In operation a section of a desired blood vessel, such as the saphenous vein, may be harvested using the integrated apparatus 10 of the present invention in the following manner. A small incision is formed at an appropriate location in a patient's leg adjacent the saphenous vein. With the cone 36 in position on the endoscopic tube, a distal end of the device 10 may be inserted through the incision and advanced forward to perform the primary dissection, so as to separate the tissue from the vein and create a working space therearound. As known in the art, gas insufflation, such as with carbon dioxide, may be used to maintain the working space in its expanded form.
 After the primary dissection, the apparatus 10 is preferably withdrawn through the small incision and the removable cone 36 may be removed so as to expose the fingers 28, 30. After insertion through the incision once more, the inner fingers 28 and 30 may be separated, for example, with the inner finger disposed in the far left position while the outer finger 30 is disposed in the far right position so as to enable the vein to be disposed therebetween. Because the endoscope is preferably positioned above and to the rear of the fingers 28, 30, the optical lens 62 of the endoscope can clearly view the fingers 28, 30 and the tissue to be dissected; thereby providing optimal observation for guiding and operating the apparatus 10. In this manner the fingers 28, 30 can dissect the vein from the connective tissue and cut any side branches along the vein simply by movement of the fingers to the axially aligned position shown in FIG. 3. After removing the side branches and connective tissue, the integrated apparatus 10 may also be used for ligating the distal end of the section of the vein to be harvested. Initial positioning of the fingers 28, 30 in a centerline U configuration is also useful for such ligation and cutting of the distal end. Alternatively, a second small incision or stab wound may be made at the distal end. It is preferable, however, if a second incision is to be made, to do so when the removable cone is disposed on the endoscopic tube, such that the second stab wound may contact the cone 36 rather than risk damage to the desired blood vessel section. After ligation and cutting of the distal end of the desired blood vessel section, the integrated apparatus 10 may then also be used to ligate and cut the proximal end of the section, thereby allowing the desired section of the vein to be pulled through the first small incision.
 The control tabs 44, 46 of the present invention allow the integrated apparatus 10 to be used with only one hand of the surgeon, thereby freeing a second hand, for example, to hold and reposition the patient's leg, which is frequently necessary in order to obtain the best angle for harvesting of the saphenous vein. Further, while slidable control tabs are shown as the preferred mechanism for obtaining the independent movement of the fingers, it should be apparent to one skilled in the art that other control mechanisms can of course also be used. Possible variations would include a thumb control for rotating pulleys to move cables and thereby operate the fingers independently. Further possible control mechanisms would include independent rack and pinion mechanisms which are again preferably controlled by the thumb of the user so as to enable single hand operation. Still further, both of the control rods 24, 26 and their respective lumens 20, 22, may be disposed within a separate inner member that is rotatable relative to the outer sheath 14 and the inner member 16; thereby allowing the entire finger assembly to rotate. In this instance, a rotation control mechanism would also be provided on the handle.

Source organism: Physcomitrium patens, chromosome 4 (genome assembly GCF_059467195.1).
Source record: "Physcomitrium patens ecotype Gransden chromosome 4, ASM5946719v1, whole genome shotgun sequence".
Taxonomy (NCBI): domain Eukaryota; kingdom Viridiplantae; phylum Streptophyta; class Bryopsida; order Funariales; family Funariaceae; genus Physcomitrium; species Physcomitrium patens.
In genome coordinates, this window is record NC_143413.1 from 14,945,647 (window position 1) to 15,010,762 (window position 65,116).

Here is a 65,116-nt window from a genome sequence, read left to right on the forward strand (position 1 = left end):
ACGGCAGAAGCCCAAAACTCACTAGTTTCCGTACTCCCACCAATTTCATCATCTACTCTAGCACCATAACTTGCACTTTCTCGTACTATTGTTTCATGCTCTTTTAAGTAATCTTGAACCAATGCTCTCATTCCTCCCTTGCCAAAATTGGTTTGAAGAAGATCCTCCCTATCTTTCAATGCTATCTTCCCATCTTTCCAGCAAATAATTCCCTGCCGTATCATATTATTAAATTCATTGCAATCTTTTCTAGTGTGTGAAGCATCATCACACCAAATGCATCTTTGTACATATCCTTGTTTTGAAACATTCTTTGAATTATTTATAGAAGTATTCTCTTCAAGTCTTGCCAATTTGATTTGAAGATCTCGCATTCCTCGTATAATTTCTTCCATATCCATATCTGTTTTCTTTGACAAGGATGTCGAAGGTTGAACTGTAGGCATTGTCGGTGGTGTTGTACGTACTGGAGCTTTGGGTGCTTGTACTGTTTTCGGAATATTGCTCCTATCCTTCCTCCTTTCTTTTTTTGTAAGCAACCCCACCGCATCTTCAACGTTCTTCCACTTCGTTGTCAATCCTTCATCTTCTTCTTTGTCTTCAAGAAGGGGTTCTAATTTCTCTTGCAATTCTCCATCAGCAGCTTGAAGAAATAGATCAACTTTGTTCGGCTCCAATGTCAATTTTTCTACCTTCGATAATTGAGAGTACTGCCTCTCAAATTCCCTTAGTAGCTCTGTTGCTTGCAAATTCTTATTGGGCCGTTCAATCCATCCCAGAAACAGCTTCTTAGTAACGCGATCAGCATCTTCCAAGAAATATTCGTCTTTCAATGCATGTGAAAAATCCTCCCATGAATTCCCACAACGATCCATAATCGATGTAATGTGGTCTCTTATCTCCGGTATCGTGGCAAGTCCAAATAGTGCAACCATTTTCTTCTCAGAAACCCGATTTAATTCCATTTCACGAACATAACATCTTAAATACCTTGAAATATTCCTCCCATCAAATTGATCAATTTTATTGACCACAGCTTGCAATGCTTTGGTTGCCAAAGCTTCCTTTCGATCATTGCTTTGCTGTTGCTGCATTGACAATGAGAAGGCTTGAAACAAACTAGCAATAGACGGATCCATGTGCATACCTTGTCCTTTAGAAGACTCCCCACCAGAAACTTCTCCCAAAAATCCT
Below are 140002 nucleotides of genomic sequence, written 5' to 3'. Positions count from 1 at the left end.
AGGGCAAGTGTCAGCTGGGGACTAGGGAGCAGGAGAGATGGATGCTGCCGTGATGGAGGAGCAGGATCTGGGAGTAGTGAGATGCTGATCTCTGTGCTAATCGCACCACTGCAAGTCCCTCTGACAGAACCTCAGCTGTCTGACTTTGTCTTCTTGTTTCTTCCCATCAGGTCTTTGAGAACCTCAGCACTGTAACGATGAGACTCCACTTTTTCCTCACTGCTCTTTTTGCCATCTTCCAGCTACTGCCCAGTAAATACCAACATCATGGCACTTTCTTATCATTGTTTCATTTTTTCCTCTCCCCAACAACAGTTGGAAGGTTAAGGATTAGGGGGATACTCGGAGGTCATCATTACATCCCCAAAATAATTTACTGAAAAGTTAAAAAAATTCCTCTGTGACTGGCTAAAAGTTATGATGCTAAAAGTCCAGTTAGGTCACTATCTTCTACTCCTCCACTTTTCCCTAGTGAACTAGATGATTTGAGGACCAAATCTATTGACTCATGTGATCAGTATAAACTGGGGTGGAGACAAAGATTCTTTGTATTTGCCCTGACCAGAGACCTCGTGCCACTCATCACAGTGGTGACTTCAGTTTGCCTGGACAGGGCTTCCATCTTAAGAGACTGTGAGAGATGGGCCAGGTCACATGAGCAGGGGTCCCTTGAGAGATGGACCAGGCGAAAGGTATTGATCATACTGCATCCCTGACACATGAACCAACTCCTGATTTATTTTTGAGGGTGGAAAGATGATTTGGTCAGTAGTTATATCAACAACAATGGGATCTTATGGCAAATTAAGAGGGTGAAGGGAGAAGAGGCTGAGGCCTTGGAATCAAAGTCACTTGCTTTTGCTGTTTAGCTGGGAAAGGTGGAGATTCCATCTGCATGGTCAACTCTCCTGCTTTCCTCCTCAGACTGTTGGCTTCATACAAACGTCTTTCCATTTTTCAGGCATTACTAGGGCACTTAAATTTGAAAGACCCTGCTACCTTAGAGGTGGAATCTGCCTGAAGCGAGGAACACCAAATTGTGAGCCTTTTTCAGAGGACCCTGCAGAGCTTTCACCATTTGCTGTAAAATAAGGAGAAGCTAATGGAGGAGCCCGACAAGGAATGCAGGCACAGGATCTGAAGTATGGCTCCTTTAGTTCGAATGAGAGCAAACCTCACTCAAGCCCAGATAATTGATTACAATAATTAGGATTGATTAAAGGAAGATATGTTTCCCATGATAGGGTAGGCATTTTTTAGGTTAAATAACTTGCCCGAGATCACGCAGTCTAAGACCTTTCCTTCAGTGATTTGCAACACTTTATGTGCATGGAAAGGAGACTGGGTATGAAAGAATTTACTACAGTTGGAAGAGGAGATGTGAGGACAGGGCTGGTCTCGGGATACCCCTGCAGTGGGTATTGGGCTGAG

The present invention has now been described with reference to a preferred embodiment thereof. The foregoing detailed description has been given for clarity and understanding only. No unnecessary limitations are to be understood therefrom. It will be apparent to those skilled in the art that many changes can be made in the embodiment described without departing from the scope of the invention. Thus, the scope of the present invention should not be limited to the exact details and structures described herein, but rather by the structures described by the language of the claims, and the equivalents of those structures.